Saturday, March 1, 2008

I think I know who that is...

Today at the coffee shop, the lean guy in gym sweats smiled at me. The usually dour-faced woman giggled. The leather-vested Harley dude nudged his friend and pointed. I didn’t get it. Was Starbucks putting something funny in the coffee today? Was I looking particularly fetching? Maybe someone was behind me throwing up devil horns.

Then I realized what was making the patrons smile in my direction. I’d forgotten what I was wearing. A present from Beth, my critique partner, the sweatshirt reads: “Careful, or you’ll end up in my novel.”

And it’s true, you might. But I guarantee you won’t know it’s you.

Folks reading my book might think they recognize the characters. I hope so. My characters are meant to act like real people. But no one in my book is based on a real person.

Let me lay your fears to rest. First of all, most of the true stories I’ve been told are too unbelievable to be put in a novel. I really can’t have a character as snotty as your mother-in-law. No one would believe her antics. Truth is stranger than fiction, as the saying goes. Like most clich├ęs, there’s something to that. And I’m writing fiction. The truly bizarre has no place in my stories. Besides, real life is full of coincidences and happenstance, two devices I’m no longer entitled to use.

That’s not to say I don’t steal from you. A tick, a way of moving through the world, a manner of dress. Those fabulous earrings. I might even quote you, although that’s usually without realizing it.

Author Cornelia Read says that she writes about things that make her mad. That’s true for me too. While her anger is reserved for people doing truly heinous things to the young and innocent, mine are more of the 11-things-in-the-grocery-line variety. I use that aggravation and give it to one of my characters.

There’s no question that writing is a great release. It feels wonderful to knock someone down a peg. Someone, who in real life, you have to sit down across the table from. Or work with. Or worse yet, live with. It’s good for the spirit. I’m sure it keeps down the actual murder rate.

Justice is mine. I can really sock it to the crabby salesperson or the long-ago boss who thought my time wasn’t as valuable as hers. Since I’m writing about murder, I can even kill that person off.

So if you cut me off on the highway, or insult my sister’s baby or spit in my soup, I will have the last laugh. You’ll never know. If your hair is red, I’ll make it blonde. If you’re a guy, I’ll give you a big shelf of a bosom. Swedish, Armenian. You get the idea.

What that sweatshirt might have said: Careful, you might end up DEAD in my novel.


Linda O. Johnston said...

Love it, Terri! As a lawyer, I'm especially careful not to make anyone TOO recognizable to avoid getting sued. On the other hand, it's fun to combine traits. And the lawyers where I now work mornings keep asking me if they're going to show up in one of my novels someday. I tell them yes--to keep them on their toes!


Camille Minichino said...

I've always it was better to have the person I don't appreciate the KILLER instead of simply, easily dead.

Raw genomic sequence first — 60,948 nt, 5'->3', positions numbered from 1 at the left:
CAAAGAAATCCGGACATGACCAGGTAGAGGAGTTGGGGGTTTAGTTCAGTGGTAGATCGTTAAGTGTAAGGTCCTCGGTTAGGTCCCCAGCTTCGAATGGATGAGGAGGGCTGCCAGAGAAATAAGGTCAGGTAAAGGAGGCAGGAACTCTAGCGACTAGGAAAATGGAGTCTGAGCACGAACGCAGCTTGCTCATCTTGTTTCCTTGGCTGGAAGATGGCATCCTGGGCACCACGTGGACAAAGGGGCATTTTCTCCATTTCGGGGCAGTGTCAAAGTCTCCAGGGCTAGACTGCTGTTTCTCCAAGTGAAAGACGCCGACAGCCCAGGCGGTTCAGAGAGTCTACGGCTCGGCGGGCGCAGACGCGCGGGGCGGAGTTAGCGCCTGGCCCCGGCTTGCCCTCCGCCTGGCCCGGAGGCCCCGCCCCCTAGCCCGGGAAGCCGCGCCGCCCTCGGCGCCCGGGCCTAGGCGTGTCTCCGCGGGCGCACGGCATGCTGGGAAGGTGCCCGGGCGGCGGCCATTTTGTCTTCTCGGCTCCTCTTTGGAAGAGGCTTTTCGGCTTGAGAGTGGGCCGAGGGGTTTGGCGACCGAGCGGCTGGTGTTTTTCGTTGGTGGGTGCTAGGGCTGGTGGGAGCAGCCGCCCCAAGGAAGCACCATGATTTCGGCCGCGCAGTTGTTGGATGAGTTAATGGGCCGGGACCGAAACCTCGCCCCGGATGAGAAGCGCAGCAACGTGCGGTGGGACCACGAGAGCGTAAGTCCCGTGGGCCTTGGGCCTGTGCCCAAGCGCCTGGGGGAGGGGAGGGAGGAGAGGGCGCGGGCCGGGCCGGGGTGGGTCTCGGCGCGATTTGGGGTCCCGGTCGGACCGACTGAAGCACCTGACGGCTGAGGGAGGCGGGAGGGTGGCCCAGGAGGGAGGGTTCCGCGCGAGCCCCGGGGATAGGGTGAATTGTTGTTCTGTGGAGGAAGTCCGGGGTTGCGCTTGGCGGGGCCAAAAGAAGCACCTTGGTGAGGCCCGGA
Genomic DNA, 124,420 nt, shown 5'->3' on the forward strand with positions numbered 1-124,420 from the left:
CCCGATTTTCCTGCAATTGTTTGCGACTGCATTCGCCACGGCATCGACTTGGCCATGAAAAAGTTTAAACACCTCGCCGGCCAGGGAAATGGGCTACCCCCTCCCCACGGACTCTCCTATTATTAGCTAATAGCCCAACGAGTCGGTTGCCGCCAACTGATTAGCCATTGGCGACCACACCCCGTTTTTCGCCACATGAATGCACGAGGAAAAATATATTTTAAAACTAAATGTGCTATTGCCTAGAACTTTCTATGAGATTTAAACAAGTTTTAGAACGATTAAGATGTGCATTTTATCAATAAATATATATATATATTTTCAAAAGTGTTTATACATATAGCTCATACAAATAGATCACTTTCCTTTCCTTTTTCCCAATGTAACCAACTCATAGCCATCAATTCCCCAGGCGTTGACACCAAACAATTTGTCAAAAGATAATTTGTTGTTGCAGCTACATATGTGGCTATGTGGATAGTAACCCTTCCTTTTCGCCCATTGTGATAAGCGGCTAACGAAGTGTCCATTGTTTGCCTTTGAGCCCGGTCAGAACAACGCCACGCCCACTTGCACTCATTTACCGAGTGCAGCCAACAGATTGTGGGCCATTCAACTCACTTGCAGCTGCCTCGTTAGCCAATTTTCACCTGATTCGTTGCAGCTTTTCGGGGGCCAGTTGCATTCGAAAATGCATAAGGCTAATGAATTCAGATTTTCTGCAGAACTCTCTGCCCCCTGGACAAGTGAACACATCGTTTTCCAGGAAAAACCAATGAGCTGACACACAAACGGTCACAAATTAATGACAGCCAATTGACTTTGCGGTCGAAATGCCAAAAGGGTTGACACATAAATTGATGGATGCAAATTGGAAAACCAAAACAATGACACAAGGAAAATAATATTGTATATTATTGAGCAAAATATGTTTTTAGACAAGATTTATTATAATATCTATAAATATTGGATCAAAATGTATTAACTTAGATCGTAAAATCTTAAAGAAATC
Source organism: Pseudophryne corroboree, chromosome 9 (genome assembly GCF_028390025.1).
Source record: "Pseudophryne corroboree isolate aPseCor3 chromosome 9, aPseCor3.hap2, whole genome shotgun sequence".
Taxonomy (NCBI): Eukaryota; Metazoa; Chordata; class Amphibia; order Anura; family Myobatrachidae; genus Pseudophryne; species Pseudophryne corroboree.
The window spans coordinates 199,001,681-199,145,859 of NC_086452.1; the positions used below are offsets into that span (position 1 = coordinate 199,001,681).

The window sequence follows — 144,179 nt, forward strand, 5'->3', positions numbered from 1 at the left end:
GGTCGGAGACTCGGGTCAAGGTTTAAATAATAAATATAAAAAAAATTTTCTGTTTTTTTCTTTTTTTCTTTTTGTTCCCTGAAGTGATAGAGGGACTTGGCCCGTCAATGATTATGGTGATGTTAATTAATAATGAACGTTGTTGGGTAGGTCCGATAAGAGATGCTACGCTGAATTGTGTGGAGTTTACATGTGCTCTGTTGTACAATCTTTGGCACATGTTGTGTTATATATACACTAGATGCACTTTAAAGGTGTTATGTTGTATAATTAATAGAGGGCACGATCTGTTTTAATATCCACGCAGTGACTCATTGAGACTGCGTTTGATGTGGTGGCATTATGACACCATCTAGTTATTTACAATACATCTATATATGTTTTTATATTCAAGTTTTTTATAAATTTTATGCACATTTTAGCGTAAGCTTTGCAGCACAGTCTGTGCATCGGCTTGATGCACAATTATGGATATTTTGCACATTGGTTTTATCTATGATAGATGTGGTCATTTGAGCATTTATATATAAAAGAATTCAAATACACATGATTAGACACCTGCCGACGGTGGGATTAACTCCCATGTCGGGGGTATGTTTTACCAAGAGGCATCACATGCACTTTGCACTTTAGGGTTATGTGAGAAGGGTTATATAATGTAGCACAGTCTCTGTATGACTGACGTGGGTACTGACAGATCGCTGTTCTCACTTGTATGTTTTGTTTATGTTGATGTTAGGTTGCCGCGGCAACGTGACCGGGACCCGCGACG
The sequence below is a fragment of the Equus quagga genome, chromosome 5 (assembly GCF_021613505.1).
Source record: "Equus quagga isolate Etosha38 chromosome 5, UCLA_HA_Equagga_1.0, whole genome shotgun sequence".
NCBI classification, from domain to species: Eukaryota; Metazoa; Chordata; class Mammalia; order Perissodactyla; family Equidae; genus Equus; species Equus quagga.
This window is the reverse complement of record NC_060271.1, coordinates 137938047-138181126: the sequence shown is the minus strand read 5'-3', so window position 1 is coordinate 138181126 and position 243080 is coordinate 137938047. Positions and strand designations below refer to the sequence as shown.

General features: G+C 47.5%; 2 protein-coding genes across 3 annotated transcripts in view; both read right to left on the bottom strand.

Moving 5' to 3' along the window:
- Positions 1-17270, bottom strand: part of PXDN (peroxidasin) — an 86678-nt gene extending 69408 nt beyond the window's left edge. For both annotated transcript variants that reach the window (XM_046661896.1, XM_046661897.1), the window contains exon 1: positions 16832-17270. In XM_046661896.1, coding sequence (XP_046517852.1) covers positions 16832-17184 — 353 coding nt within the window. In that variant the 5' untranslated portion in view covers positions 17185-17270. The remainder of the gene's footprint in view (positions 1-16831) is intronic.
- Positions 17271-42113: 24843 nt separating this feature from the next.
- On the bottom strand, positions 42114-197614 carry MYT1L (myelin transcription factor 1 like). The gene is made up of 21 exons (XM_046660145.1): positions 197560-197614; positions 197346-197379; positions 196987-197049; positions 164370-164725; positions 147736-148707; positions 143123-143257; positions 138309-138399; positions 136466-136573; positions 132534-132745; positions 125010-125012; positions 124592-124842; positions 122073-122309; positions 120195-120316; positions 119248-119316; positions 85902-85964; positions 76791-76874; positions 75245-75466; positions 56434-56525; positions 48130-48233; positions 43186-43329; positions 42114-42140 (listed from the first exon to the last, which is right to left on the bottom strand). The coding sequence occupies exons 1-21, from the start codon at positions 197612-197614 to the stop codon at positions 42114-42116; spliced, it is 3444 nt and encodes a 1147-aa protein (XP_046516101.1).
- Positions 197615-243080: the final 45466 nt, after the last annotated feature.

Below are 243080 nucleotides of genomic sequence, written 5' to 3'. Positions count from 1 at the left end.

Great presentation Terri.

Anonymous said...

With murder and mayhem floating in my mind I've come across people who've ticked me off who may end up in the pages of my books...disguised, of course. In my mind I'm thinking "You'll get yours, my pretty" (evil cackle follows).


ellen said...

Nothing quite so satisfying as raking somebody you dislike over the coals in a story. Nothing, that is, except selling it, for the world to see.

Anonymous said...

Terri- It was great fun to see your book in a booth at the Manteca Quilt Show today. Looked like it was selling well so looks like you'll be getting lots of new fans. Way to go! I just hope I don't make you mad at me because I don't want to end up getting killed in a book, that's for sure.
Your friend, Ruth

Monica Ferris said...

What a brilliant piece of writing, Terri! And all of it true. I tend to put the traits of people I don't like into books, rather than the people. Or, if I do use an unlikable person, I make them a miserable jerk with an unhappy life they only dimly comprehend. I have used people I like, with their permission. Most are thrilled, though I have never forgotten one remark I got: "You listen a whole lot better than I thought you did."

Terri Thayer said...
This comment has been removed by the author.
Terri Thayer said...

Thanks for the comments. I'm a little scared that Linda the lawyer worries about getting sued. Worried that I didn't hide some of my characters well enough. Of course, I'm going to my grave insisting I made them up.

I'm cackling in my mind, too, Allison, although I like Camille's suggestion that these folks become the killers instead. Then I can punish them with life in prison without parole.

And yes, Ellen, selling well is the best revenge. And thanks, Monica. Listening is the key.

Ruth, who I can barely get to answer an email and who rarely can find her cell phone, commented! The end of the world might be nigh!

Thanks, Ruth, for being my scout at the local quilt shows. I'm so tickled that the book is out there. Next time grab one and show 'em your name in the acknowledgements.